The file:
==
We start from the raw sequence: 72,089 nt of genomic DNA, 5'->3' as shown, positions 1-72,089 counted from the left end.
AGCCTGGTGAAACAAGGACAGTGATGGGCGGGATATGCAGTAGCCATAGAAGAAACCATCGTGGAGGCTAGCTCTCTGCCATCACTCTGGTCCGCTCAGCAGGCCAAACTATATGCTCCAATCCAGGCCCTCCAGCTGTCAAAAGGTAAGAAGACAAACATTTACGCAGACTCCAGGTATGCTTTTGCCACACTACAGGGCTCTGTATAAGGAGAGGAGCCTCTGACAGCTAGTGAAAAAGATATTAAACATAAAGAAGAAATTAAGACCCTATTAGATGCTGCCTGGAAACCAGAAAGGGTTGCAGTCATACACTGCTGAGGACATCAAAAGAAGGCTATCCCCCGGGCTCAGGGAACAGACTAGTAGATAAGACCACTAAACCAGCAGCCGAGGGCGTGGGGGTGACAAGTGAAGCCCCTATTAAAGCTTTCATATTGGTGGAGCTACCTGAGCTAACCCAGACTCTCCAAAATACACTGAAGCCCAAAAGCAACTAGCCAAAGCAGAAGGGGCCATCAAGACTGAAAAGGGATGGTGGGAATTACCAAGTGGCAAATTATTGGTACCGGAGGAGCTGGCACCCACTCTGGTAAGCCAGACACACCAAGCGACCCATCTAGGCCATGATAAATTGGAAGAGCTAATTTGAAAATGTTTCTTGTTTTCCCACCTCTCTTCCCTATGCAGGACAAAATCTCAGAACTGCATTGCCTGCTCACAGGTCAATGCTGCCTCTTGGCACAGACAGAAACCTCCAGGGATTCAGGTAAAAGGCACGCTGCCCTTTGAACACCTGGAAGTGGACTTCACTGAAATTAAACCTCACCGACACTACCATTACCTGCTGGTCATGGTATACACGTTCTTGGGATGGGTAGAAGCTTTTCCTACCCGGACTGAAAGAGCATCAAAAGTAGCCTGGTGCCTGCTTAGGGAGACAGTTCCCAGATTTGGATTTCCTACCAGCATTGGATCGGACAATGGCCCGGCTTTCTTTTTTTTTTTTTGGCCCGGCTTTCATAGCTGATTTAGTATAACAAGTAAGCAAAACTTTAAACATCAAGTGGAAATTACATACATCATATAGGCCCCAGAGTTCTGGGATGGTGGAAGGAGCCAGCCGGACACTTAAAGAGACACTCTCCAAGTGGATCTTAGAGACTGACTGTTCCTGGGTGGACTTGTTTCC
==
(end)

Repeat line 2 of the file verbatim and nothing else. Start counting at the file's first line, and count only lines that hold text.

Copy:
AGCCTGGTGAAACAAGGACAGTGATGGGCGGGATATGCAGTAGCCATAGAAGAAACCATCGTGGAGGCTAGCTCTCTGCCATCACTCTGGTCCGCTCAGCAGGCCAAACTATATGCTCCAATCCAGGCCCTCCAGCTGTCAAAAGGTAAGAAGACAAACATTTACGCAGACTCCAGGTATGCTTTTGCCACACTACAGGGCTCTGTATAAGGAGAGGAGCCTCTGACAGCTAGTGAAAAAGATATTAAACATAAAGAAGAAATTAAGACCCTATTAGATGCTGCCTGGAAACCAGAAAGGGTTGCAGTCATACACTGCTGAGGACATCAAAAGAAGGCTATCCCCCGGGCTCAGGGAACAGACTAGTAGATAAGACCACTAAACCAGCAGCCGAGGGCGTGGGGGTGACAAGTGAAGCCCCTATTAAAGCTTTCATATTGGTGGAGCTACCTGAGCTAACCCAGACTCTCCAAAATACACTGAAGCCCAAAAGCAACTAGCCAAAGCAGAAGGGGCCATCAAGACTGAAAAGGGATGGTGGGAATTACCAAGTGGCAAATTATTGGTACCGGAGGAGCTGGCACCCACTCTGGTAAGCCAGACACACCAAGCGACCCATCTAGGCCATGATAAATTGGAAGAGCTAATTTGAAAATGTTTCTTGTTTTCCCACCTCTCTTCCCTATGCAGGACAAAATCTCAGAACTGCATTGCCTGCTCACAGGTCAATGCTGCCTCTTGGCACAGACAGAAACCTCCAGGGATTCAGGTAAAAGGCACGCTGCCCTTTGAACACCTGGAAGTGGACTTCACTGAAATTAAACCTCACCGACACTACCATTACCTGCTGGTCATGGTATACACGTTCTTGGGATGGGTAGAAGCTTTTCCTACCCGGACTGAAAGAGCATCAAAAGTAGCCTGGTGCCTGCTTAGGGAGACAGTTCCCAGATTTGGATTTCCTACCAGCATTGGATCGGACAATGGCCCGGCTTTCTTTTTTTTTTTTTGGCCCGGCTTTCATAGCTGATTTAGTATAACAAGTAAGCAAAACTTTAAACATCAAGTGGAAATTACATACATCATATAGGCCCCAGAGTTCTGGGATGGTGGAAGGAGCCAGCCGGACACTTAAAGAGACACTCTCCAAGTGGATCTTAGAGACTGACTGTTCCTGGGTGGACTTGTTTCC